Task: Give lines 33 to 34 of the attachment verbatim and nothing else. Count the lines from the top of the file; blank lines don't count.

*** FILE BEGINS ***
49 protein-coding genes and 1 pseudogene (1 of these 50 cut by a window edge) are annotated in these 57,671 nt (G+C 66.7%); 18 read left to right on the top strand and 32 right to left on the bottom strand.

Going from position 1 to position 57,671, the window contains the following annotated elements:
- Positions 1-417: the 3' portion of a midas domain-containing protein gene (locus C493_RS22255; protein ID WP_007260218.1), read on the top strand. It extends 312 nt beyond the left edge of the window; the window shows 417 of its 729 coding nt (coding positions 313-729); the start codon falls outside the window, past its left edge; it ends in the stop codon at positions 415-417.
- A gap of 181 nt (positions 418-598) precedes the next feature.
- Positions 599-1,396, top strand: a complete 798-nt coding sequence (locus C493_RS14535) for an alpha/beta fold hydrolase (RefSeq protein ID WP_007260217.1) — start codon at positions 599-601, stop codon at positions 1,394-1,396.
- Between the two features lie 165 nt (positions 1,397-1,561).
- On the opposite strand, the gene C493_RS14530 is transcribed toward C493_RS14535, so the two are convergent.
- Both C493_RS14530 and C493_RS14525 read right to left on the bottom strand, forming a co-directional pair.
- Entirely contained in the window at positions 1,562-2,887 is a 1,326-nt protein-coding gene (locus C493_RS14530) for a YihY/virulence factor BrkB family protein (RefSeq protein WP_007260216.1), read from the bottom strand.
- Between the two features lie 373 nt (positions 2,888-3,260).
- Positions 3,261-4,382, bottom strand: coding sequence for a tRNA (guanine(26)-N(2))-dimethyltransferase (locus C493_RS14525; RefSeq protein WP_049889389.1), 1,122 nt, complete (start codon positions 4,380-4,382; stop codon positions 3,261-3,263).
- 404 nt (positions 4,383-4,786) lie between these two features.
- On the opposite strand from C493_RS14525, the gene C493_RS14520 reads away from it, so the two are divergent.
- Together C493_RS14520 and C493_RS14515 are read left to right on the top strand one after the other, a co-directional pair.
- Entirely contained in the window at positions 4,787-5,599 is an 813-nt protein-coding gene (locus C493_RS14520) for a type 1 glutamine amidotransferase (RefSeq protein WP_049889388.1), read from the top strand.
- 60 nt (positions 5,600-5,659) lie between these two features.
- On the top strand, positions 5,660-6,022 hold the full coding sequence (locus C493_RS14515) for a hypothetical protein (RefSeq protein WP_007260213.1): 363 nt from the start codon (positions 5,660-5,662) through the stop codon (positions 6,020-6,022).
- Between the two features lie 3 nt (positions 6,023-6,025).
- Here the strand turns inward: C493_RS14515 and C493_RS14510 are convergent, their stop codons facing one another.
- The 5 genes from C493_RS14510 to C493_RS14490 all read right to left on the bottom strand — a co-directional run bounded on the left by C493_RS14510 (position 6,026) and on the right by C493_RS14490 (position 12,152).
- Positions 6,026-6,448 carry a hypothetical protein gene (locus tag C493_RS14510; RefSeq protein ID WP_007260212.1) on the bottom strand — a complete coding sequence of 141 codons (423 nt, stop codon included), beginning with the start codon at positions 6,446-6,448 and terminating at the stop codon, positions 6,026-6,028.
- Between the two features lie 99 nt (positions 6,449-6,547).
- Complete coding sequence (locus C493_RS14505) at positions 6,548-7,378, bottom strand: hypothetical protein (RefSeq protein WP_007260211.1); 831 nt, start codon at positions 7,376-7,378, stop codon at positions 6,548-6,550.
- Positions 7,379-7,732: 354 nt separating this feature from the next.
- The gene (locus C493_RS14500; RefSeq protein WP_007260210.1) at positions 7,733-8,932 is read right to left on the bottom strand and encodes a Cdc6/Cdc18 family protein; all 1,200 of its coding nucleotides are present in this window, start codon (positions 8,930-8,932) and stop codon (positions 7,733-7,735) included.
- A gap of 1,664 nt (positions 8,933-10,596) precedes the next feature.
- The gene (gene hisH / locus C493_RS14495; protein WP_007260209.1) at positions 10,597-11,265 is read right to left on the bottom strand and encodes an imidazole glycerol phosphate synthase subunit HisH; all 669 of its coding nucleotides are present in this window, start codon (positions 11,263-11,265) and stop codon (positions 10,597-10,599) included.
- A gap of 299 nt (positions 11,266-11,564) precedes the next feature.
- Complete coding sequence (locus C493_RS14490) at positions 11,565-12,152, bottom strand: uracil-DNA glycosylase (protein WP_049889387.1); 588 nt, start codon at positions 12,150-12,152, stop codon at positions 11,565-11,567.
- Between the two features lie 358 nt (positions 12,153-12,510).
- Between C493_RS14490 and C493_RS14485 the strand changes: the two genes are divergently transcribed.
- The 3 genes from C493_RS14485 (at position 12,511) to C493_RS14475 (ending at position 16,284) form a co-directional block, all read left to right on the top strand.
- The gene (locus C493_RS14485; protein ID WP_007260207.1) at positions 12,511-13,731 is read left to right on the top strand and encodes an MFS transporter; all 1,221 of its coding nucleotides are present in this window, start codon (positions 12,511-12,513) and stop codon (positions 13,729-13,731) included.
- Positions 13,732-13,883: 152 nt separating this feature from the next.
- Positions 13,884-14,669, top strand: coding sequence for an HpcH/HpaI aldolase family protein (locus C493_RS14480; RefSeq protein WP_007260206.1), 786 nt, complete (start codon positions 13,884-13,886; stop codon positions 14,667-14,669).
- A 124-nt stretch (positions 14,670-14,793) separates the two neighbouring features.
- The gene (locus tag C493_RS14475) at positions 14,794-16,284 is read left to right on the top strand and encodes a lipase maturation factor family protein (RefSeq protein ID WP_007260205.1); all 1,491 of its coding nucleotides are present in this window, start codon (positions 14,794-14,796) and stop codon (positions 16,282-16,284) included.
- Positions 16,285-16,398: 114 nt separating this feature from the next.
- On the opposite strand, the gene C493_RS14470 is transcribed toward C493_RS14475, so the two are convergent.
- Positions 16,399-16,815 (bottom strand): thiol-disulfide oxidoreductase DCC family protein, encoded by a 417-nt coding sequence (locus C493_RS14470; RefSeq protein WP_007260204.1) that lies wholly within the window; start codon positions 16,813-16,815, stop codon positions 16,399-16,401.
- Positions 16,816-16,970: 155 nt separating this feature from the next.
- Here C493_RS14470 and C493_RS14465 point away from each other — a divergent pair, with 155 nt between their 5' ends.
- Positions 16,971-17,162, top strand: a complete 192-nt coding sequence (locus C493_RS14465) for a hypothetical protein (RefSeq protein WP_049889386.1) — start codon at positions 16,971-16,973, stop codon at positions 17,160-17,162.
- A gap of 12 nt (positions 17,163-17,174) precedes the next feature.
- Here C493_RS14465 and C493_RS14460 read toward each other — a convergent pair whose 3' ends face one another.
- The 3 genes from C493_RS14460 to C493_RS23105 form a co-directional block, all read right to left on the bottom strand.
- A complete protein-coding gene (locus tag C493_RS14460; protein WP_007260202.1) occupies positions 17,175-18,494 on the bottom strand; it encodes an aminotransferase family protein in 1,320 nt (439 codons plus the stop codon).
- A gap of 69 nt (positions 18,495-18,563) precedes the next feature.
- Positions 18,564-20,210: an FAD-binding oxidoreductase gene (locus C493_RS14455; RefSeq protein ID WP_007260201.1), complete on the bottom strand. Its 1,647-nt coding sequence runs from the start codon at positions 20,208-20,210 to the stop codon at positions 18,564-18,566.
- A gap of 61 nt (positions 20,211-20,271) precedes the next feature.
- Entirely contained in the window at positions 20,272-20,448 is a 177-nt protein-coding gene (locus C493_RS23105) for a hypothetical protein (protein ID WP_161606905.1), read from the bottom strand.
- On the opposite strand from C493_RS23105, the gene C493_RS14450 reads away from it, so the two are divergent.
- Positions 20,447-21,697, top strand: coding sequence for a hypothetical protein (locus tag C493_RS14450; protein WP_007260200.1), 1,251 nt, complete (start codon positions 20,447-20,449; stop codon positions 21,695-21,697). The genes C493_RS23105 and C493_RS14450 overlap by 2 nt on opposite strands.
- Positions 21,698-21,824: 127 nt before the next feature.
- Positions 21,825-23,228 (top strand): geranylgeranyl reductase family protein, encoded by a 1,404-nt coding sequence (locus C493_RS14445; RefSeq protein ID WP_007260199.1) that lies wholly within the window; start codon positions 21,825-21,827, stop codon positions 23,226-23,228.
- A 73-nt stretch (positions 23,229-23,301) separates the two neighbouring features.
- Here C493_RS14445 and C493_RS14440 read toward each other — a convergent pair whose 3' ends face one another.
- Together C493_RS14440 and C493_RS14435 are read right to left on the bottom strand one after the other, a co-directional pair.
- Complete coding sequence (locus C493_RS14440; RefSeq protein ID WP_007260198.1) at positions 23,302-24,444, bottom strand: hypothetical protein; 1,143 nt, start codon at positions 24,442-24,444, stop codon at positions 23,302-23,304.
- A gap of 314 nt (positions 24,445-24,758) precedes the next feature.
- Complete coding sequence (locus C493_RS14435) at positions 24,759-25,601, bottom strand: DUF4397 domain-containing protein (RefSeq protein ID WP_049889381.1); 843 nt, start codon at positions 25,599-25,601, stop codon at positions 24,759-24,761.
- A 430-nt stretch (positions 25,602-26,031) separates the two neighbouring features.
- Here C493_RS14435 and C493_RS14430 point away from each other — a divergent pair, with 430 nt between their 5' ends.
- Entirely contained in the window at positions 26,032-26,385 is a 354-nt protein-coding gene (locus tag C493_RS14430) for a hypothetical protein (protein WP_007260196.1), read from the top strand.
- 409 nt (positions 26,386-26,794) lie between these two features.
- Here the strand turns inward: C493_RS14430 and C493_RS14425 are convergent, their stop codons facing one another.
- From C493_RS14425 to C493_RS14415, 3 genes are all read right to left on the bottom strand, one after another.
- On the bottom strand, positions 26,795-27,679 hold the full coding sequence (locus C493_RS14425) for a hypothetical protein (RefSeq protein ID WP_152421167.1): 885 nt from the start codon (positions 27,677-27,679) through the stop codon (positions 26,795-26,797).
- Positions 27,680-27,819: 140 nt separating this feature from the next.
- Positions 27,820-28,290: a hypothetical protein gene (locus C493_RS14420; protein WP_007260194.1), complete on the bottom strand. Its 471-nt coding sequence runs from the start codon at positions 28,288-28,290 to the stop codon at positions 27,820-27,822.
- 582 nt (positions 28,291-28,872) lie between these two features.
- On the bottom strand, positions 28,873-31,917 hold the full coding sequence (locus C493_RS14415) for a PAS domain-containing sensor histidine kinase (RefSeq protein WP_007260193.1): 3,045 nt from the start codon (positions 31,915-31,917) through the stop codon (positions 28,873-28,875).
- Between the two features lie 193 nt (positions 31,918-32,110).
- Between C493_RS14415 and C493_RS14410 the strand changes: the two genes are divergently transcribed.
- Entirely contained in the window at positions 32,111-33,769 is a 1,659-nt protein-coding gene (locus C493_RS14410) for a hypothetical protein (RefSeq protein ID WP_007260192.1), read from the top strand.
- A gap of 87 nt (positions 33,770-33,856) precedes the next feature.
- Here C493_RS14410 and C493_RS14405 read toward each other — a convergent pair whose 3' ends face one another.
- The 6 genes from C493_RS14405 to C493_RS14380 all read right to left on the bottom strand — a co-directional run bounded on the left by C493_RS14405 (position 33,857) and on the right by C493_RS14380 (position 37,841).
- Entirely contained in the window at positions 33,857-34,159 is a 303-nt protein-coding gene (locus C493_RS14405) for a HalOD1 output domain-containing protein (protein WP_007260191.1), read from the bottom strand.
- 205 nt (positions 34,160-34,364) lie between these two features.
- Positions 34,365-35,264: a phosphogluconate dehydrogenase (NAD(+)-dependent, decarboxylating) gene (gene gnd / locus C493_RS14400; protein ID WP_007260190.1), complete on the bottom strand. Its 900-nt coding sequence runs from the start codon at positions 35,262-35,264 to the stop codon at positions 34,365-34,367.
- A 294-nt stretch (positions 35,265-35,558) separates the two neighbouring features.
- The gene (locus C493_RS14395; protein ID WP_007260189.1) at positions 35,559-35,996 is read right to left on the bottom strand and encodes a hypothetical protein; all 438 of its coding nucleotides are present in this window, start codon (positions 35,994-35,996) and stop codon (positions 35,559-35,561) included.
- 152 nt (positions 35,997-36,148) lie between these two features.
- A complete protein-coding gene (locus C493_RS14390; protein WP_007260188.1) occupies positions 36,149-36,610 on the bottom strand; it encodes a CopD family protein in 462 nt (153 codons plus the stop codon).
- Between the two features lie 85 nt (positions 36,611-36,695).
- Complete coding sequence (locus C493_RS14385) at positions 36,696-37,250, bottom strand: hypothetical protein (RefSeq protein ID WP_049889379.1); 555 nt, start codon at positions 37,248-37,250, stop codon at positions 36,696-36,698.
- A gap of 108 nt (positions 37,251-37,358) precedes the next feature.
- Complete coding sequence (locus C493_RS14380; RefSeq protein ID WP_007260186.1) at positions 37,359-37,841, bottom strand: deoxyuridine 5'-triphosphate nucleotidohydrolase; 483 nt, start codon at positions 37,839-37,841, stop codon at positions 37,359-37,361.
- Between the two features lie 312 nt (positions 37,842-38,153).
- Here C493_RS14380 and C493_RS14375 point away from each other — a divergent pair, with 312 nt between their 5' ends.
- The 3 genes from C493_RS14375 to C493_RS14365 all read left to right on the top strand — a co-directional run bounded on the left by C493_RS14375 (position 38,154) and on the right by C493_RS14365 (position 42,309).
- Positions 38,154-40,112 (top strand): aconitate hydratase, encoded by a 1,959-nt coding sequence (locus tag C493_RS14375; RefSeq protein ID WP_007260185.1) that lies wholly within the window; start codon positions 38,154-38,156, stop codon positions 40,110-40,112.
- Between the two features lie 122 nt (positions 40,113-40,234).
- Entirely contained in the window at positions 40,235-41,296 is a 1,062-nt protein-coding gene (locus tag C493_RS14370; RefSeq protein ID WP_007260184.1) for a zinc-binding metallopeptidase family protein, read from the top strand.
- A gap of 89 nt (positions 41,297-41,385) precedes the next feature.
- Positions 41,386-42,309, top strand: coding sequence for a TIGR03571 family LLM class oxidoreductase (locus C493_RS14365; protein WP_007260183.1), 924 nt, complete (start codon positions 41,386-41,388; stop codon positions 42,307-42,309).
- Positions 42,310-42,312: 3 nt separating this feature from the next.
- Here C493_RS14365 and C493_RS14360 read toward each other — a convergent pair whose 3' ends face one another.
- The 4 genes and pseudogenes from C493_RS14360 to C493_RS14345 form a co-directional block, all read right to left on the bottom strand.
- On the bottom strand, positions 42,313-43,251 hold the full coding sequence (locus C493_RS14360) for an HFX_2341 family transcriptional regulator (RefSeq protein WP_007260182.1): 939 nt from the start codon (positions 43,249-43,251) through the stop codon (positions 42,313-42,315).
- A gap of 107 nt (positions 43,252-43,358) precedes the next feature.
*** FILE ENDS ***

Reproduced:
- The gene (locus C493_RS14485; protein ID WP_007260207.1) at positions 12,511-13,731 is read left to right on the top strand and encodes an MFS transporter; all 1,221 of its coding nucleotides are present in this window, start codon (positions 12,511-12,513) and stop codon (positions 13,729-13,731) included.
- Positions 13,732-13,883: 152 nt separating this feature from the next.